I am a big fan of audio drama, which means that the podcasting format is great for my kind of entertainment.
Here are my audio drama podcasts:
Also, as I'm studying and training to do voice work, I also subscribe to a number of voice-over feeds.
In addition to the general voice-over stuff, I find that podcasts about podcasting (meta, anyone?) are also useful sources of knowledge.
I know there's a lot here, so I hope you find something of interest.
The problem with video or audio is that such information is not easily referenced; you have to go from beginning to end, and then, if you want to go back to a specific step later on, you need to keep clicking on the timeline until you reach something that looks like what you want. And then hope you found the right spot. This is as opposed to blogs and other forms of written content, which are usually separated be headings, and are easily skimmed through until you find what you want.
What all this means is that anything requiring the person to perfectly follow all steps from A to Z will benefit from the video treatment. However, anything that can be modified as appropriate should be presented in a text-based way, so that the person can skim through and find the salient parts of the post.
An example of something that benefits from video would be a video game walkthrough; by showing the action on-screen, the viewer will be able to see the sequence of events, both the actions of the player, and the reaction of the game engine and AIs.
An example of something that benefits from a text-based blog would be a tutorial for a program like Photoshop, or the GIMP. These programs are complex, and no video can possibly cover everything, and often people desire things on these programs that require a collection of different actions. Sometimes, all the actions are required, sometimes, they want to get to a point, and then diverge. Or maybe they simply want to refer to step 5, because it might be something that would work with their current project. For whatever reason, trying to find that step in a 30- to 50-minute YouTube video is downright frustrating.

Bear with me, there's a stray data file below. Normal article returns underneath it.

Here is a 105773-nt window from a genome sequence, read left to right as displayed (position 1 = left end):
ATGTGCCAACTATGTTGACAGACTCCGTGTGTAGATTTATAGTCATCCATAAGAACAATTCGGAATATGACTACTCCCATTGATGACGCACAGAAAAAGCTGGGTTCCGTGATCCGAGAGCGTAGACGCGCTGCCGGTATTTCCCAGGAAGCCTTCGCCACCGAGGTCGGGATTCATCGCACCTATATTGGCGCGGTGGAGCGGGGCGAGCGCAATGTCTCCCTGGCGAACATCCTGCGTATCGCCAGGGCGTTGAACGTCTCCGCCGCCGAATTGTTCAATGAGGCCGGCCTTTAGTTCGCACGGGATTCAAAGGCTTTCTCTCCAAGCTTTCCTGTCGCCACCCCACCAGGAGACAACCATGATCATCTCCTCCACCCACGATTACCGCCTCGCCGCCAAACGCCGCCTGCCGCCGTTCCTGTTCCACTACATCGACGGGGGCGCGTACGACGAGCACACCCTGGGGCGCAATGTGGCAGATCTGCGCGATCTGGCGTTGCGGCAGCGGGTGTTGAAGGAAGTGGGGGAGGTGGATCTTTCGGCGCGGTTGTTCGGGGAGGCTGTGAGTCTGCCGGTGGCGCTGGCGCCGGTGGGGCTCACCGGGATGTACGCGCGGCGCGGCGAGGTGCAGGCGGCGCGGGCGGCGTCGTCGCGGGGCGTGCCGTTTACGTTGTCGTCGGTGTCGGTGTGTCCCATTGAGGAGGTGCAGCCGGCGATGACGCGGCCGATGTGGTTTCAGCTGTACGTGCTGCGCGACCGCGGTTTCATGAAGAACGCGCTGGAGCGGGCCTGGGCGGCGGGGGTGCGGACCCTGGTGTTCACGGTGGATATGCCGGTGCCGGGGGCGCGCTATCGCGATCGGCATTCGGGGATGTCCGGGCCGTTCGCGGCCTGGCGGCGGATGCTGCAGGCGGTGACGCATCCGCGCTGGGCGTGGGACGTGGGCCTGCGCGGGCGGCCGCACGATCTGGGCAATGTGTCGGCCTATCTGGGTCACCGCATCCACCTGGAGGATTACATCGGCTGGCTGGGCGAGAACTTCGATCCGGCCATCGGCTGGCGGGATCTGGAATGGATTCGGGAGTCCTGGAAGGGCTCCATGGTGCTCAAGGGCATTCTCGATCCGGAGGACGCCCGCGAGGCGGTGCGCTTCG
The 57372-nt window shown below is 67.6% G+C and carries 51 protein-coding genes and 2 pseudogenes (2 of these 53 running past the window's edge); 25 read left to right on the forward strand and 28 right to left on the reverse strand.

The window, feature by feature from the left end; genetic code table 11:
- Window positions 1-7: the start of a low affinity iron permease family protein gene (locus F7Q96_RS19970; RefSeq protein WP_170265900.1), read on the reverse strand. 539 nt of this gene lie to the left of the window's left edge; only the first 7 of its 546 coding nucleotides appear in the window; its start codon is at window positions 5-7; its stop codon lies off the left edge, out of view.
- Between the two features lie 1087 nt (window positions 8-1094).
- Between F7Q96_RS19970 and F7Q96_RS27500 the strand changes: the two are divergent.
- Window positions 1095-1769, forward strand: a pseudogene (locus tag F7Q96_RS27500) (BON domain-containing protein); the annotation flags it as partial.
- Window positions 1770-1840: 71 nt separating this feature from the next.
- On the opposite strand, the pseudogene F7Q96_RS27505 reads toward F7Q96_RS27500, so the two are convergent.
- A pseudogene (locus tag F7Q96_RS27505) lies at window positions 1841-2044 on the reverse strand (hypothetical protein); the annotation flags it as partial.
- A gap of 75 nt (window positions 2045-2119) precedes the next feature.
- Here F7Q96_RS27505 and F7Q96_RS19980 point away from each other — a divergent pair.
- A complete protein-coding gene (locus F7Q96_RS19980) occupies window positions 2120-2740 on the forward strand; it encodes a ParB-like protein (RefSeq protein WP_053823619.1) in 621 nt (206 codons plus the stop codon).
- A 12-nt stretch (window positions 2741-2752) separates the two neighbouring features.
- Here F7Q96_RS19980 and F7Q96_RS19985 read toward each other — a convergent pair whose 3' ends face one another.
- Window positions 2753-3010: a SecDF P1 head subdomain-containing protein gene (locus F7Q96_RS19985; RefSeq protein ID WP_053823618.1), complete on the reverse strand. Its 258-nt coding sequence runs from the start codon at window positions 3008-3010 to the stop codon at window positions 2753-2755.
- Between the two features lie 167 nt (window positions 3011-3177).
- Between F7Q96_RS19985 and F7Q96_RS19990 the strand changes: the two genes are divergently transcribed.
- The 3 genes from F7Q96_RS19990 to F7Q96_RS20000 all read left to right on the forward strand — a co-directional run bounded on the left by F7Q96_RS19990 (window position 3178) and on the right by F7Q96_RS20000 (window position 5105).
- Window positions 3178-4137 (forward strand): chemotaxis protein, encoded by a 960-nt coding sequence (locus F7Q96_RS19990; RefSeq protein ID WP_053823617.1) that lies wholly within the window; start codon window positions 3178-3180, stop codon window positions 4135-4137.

Back when that tactic was standard practice, we had Bill Gates and Steve Ballmer in charge of the company. Both have since stepped down (BG is now the technology advisor, but not in charge of the business strategy of the company). I'm not saying that Microsoft has definitely changed, but I'm willing to give them the benefit of the doubt for now.
I also give instructions on setting up the same desktop in a blog post: http://certainthought.blogspot.com/2011/07/simple-linux-desktop.html
Real Users find the one combination of bizarre input values that shuts down the system for days.